“I don’t know, Ella, what is Smokey’s middle name?”

“It’s THE, silly! You know, Grandpa, Smokey the Bear!”

Uproarious giggling comes from 5-year-old Ella. She’s 13 now and probably doesn’t remember her joy at making me laugh way back then.

A couple of years ago, I started writing a column about Smokey the Bear, but never finished it. Then a few weeks ago, one of my readers (maybe my only one?), Heidi Freeby, emailed: “We were up in Marinette County this weekend and going through Oconto… made me think of you.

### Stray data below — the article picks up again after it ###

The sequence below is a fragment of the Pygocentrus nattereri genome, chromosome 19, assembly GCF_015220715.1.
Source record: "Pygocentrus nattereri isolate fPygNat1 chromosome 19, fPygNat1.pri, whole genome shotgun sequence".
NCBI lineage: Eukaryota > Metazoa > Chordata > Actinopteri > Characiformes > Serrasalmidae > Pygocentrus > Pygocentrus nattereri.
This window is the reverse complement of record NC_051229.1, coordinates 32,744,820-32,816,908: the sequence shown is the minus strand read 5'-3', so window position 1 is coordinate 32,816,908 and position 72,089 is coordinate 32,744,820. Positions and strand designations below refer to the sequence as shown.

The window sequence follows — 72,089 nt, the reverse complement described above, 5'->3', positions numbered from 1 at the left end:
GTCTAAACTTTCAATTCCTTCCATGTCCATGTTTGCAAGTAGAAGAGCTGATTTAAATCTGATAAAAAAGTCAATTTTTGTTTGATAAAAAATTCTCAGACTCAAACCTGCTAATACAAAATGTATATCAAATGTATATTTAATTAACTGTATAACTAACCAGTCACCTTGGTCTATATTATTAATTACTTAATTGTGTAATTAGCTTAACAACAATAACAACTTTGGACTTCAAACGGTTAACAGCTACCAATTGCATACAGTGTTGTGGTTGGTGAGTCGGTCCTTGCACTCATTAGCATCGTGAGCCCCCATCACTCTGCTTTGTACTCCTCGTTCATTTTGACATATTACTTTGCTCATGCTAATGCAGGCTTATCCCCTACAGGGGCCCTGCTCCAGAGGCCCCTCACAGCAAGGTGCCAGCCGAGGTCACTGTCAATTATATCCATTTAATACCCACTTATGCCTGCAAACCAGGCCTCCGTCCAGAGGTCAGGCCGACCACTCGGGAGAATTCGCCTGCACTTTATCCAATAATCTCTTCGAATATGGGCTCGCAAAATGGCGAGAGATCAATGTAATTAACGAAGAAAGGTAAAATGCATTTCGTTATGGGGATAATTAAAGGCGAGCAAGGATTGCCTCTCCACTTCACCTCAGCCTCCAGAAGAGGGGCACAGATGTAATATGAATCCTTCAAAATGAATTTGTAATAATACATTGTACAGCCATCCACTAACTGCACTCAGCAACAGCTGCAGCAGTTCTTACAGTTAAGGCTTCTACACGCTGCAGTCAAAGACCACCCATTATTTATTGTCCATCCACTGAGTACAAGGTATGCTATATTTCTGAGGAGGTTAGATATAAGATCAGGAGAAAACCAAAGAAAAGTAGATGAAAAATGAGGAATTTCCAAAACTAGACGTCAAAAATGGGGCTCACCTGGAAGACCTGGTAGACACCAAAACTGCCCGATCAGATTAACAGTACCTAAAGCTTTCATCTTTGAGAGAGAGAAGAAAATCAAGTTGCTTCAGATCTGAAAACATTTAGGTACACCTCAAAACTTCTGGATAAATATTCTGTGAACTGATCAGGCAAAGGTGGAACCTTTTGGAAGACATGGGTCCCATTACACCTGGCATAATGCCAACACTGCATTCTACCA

Fri
11
Oct

Friendly gesture lost on critics of academic standards

Monday morning’s commute to work along the path around the Falls wasn’t quite like getting hit with a ton of bricks but it did confirm that things are changing. Commuting to work is a part of life for just about every worker, except for people living and working only on the family farm, and those people are just about as rare as albino whitetail deer.

Commuters who work the same schedules will notice traffic patterns. Certain times of the trip may involve seeing a vehicle day after day at almost the same spot on the daily commute. Of course this is a lot easier if the commute is along two-lane blacktop rather than on the four-lane, divided highway.